Popular green building materials
The Living Arch...
With Greenbuild conference just weeks away, we take a look at some of the most popular green construction methods…
The Living Architecture Project (LIAR) have been developing ‘smart bricks’ which will be able to recycle waste water and generate electricity which can be incorporated into housing, public buildings and office spaces. The bricks will contain microbial fuel cells and algae to allow the bricks to sense their surroundings and adapt to the continual changing weather and environmental conditions.
Thatch roofing has been utilised throughout the centuries, remaining a popular choice within building until the industrial revolution. A natural insulator which can withstand all weather conditions, thatch roofs are now commonly constructed from wheat reed, long straw and water reed, but have previously been constructed from various grasses.
Although constructing thatched roofs are labour intensive and have declined as a result of more affordable options which have become available, they are still a common sight within the English countryside and in hot climates.
Solar panels are a new feature within construction. Made from layers of silicion with implanted PV cells which convert sunlight into electricity, the panels reduce everyday electricity costs and provide a sustainable energy source.
Ideal for rural and remote locations, solar energy is a free, renewable resource. The panels effectively support the reduction of pollutions, carcinogens and the destruction of forests and various ecological areas, lowering the carbon footprint on any prospective build.
The panels are easy to maintain, saving approximately two tonnes of carbon dioxide per year.
However, installing the panels is expensive and are also heavy. Solar tiles have recently been developed as a discreet alternative; but they are less effective and more expensive to install.
Wood is one of the most popular renewable materials within building, providing solid, durable, insulating structures which are sustainable and long lasting. Timber and oak are the most commonly sourced hardwoods.
Bamboo is also a popular softwood due to its versatility. Utilised within flooring, fences, scaffolding and furniture, it grows back quickly and is a strong and reliable material within building.
Popular within the United States, limestone is a long lasting natural resource, commonly used for cladding, flooring, wall tiles and paving. The low maintenance, alkali material is highly versatile, from the construction of the Egyptian pyramids and vast Greek buildings, to smaller scale structures.
Although the material is expensive, the material creates long lasting structures which are aesthetically pleasing and durable.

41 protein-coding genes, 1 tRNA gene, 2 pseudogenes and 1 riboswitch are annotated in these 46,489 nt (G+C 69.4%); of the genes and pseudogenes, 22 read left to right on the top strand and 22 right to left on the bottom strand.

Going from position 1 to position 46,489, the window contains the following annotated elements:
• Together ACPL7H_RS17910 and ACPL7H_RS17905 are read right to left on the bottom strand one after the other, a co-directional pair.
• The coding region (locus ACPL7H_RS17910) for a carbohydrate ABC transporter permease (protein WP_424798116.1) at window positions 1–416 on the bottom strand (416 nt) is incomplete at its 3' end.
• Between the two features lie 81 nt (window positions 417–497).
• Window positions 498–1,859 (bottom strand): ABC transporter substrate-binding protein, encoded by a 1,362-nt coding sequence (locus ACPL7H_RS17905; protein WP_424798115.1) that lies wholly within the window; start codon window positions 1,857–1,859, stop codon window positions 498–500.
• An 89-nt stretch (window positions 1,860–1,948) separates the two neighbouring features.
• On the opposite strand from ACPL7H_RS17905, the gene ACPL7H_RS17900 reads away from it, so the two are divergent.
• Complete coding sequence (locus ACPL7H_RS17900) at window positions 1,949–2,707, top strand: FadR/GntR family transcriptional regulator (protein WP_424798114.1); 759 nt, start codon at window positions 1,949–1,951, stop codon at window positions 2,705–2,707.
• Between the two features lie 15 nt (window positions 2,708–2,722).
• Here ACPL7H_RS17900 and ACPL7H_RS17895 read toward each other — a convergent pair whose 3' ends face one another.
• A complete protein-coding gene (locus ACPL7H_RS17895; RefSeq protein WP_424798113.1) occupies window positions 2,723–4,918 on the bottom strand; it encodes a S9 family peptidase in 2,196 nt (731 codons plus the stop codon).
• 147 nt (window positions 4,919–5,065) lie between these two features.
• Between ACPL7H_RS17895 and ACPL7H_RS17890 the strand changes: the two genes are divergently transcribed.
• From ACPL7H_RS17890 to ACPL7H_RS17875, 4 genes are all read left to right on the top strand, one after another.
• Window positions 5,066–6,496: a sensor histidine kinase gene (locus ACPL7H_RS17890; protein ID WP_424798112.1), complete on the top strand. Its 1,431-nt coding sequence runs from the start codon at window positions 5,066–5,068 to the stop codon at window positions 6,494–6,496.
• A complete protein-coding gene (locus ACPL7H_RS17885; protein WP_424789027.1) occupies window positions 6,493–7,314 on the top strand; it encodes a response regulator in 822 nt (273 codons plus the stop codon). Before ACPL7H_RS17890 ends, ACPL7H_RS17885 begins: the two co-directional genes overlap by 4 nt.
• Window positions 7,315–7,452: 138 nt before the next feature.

Read the August 2016 issue of Construction Global magazine
France to invest €1.8bn in Egypt’s infrastructure
France will invest a total of €1.8bn into Egypt’s infrastructure focusing specifically on upgrading the Cairo Metro, building a railway to Sudan, and developing water and energy schemes. Officials have called the investment a “major boost to bilateral cooperation”.
The Cairo Metro
Included in the financing is a concessional government loan of around €800mn to upgrade Line 1 of the Cairo Metro, introduced in the 1980s. The financing will pay for 55 trainsets for the line and is provided by the French engineering company, Alstom.
Line 6 is also due to be upgraded using further state-guaranteed loans worth up to €2bn. Bruno Le Maire said that this would be negotiated over the next six months. France and Egypt have worked in close cooperation ever since Abdel Fattah al-Sisi became president in 2014, despite differences over human rights and strong criticism of Egypt by rights activists and some foreign states.
Nine more projects over the next half a decade
A further €1bn from France’s development agency, Agence Française de Développement (AFD), aims to cover a range of other projects over the next half a decade.
These projects include a railway line between Aswan, southern Egypt, and Wadi Halfa in Sudan, as well as several projects in the renewable energy and water purification industries. Bruno Le Maire, France’s Finance Minister, said Egypt was a “strategic partner and commercial dealings with it would be developed. France will substantially increase its direct exposure to Egypt, becoming the first counter-party for government to government loans,” he said.
According to Le Maire, the AFD will also €150mn to support the construction of a universal health insurance programme. French contractors such as Vinci and Bouygues have a long history of working on the Egyptian capital’s underground system.
Talking about the relationship between France And Egypt, Le Maire concluded: “France will substantially increase its direct exposure to Egypt, becoming the first counter-party for government to government loans”.